The campus’s safety webpage, safety.utk.edu, has been redesigned to focus on giving students, faculty, and staff a way to prepare for emergencies, and to deal with them once they happen.
The Office of Emergency Management wants all faculty and staff to be part of the Campus Emergency Response Team. In an effort to better connect the campus-wide effort with the people who work and live in buildings throughout campus, the university is establishing a network of Emergency Preparedness Coordinators.
Small fires occur on the Knoxville campus every year. Thankfully most are generally small and quickly controlled. However, all fires have the potential to cause extensive damage and injuries. Environmental Health and Safety is available to assist departments with all aspects of fire planning and response.
As National Emergency Preparedness Week continues, today is a good day to sign up for the UT Alert text messaging system if you have not yet done so. UT Alert allows students, faculty, and staff to be notified via text message to their mobile phone in the event of an emergency or campus closure.
Today kicks off National Emergency Preparedness Week. Every day this week, “Tennessee Today” will feature ways for UT faculty, staff, and students to learn how to protect themselves and others in an emergency. One key way to prepare for an emergency is to receive training. The university offers online training to all students, faculty, and staff.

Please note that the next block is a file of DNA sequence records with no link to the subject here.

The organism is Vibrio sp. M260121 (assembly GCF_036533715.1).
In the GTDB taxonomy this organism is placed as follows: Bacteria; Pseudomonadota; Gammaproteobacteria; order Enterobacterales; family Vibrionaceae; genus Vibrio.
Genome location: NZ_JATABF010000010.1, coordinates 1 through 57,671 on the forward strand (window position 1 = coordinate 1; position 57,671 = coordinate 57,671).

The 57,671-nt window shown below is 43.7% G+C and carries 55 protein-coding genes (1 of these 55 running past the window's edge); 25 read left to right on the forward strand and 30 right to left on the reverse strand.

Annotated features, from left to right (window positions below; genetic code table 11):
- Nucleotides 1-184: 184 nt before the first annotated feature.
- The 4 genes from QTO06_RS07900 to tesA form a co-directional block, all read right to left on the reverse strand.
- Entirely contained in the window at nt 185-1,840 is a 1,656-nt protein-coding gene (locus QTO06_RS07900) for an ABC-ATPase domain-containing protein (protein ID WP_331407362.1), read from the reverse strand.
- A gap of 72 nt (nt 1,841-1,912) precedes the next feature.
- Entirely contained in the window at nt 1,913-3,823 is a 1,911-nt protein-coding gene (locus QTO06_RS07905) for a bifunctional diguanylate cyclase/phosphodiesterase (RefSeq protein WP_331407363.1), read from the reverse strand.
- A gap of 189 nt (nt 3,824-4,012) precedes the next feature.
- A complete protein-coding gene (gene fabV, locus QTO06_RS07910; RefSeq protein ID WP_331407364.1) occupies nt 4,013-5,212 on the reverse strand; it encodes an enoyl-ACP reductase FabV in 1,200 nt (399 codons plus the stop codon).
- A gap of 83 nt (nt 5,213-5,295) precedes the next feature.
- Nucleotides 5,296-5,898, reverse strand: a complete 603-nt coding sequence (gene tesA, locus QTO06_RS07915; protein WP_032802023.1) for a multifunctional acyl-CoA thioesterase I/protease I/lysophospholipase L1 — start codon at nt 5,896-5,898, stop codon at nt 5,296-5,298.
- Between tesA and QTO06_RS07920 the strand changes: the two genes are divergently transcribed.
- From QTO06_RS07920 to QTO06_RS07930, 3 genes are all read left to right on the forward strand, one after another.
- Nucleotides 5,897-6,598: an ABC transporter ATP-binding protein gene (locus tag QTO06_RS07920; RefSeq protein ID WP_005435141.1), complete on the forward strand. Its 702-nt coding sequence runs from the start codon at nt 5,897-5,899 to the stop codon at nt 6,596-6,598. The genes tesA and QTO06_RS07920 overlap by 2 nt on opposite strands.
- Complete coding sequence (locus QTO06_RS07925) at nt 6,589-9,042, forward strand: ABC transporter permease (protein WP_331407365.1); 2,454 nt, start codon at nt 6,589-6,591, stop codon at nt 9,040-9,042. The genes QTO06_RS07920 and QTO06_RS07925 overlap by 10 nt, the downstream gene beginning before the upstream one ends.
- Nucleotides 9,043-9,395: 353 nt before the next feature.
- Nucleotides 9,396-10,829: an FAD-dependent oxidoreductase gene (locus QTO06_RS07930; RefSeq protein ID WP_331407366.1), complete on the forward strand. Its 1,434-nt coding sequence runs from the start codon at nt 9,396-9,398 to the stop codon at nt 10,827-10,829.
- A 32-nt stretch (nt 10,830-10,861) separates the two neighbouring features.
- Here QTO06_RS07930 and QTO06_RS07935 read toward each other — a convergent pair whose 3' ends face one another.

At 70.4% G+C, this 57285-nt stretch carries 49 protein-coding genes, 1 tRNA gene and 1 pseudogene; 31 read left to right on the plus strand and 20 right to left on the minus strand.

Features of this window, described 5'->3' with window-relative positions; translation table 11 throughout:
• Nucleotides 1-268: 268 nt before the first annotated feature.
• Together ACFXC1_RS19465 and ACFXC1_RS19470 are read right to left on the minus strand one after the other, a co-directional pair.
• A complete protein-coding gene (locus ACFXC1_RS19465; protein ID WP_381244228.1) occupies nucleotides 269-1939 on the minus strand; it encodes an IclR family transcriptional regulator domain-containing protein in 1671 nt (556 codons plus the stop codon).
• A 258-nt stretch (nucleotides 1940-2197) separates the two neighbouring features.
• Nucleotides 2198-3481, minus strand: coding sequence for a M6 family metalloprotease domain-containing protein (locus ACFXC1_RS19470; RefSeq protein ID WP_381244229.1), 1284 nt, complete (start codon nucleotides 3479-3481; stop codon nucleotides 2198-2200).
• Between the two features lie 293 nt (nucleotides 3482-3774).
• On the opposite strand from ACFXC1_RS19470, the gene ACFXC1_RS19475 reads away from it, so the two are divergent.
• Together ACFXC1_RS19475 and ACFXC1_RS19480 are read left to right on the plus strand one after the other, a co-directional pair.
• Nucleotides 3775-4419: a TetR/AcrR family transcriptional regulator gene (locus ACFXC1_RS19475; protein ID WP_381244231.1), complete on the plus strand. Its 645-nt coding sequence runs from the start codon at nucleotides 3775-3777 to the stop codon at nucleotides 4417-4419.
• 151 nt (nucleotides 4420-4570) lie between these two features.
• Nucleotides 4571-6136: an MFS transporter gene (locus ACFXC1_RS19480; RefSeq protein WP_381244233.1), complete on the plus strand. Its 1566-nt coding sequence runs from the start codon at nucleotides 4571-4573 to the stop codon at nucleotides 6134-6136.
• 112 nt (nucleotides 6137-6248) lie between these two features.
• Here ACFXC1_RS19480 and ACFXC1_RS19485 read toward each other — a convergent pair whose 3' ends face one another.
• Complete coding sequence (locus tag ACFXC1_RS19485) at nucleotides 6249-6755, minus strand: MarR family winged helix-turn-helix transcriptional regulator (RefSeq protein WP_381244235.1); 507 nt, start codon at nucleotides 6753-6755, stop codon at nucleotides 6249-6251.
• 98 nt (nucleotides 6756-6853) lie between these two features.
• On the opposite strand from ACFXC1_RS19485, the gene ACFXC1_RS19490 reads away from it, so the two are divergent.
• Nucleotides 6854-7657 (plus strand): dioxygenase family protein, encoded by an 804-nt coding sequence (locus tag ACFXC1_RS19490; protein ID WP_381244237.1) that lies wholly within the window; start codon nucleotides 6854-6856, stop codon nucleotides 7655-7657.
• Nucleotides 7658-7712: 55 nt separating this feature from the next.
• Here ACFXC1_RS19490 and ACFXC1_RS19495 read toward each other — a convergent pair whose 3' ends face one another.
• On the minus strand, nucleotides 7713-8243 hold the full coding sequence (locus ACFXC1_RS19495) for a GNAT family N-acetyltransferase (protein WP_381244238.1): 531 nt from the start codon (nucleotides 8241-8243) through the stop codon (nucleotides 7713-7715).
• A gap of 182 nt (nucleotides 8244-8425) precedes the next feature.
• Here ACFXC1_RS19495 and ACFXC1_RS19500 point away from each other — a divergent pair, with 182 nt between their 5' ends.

The 2011 Security Report and Fire Safety Report for the Knoxville campus is now available online. The booklet meets the requirements of the Jeanne Clery Disclosure of Campus Security Policies and Campus Crime Statistics Act.
Is it okay to use your cell phone during a campus emergency? Should you put a fire out with an extinguisher or just pull the alarm? When should you evacuate your building? When is “sheltering in place” the safest option? UT’s new emergency management training will answer these and many other important questions you may have about how to react in certain serious situations and full-scale emergencies.
September is National Preparedness Month, and federal, state, and university officials are highlighting the importance of being prepared to handle a disaster. A new customized training program for the UT Knoxville campus is now available to inform faculty, staff, and students about responding to an emergency.
UTPD has expanded its patrol fleet—and the two new units are wheels of a much different kind. UTPD launched this week a new motorcycle unit focused on pedestrian, bicycle, and vehicle traffic safety concerns. Sgt. Donnie Ross supervises the unit, which has two motorcycle officers: corporals Matt Kinder and Ron Humble.
UTPD have asked for faculty, staff, and students’ help in alleviating the heavy pedestrian backup at the corner of Phillip Fulmer Way and Andy Holt Avenue, just below the Hill. Now that fall semester has begun, the safety of all pedestrians and motorists—especially during the busiest times between classes—is a foremost concern.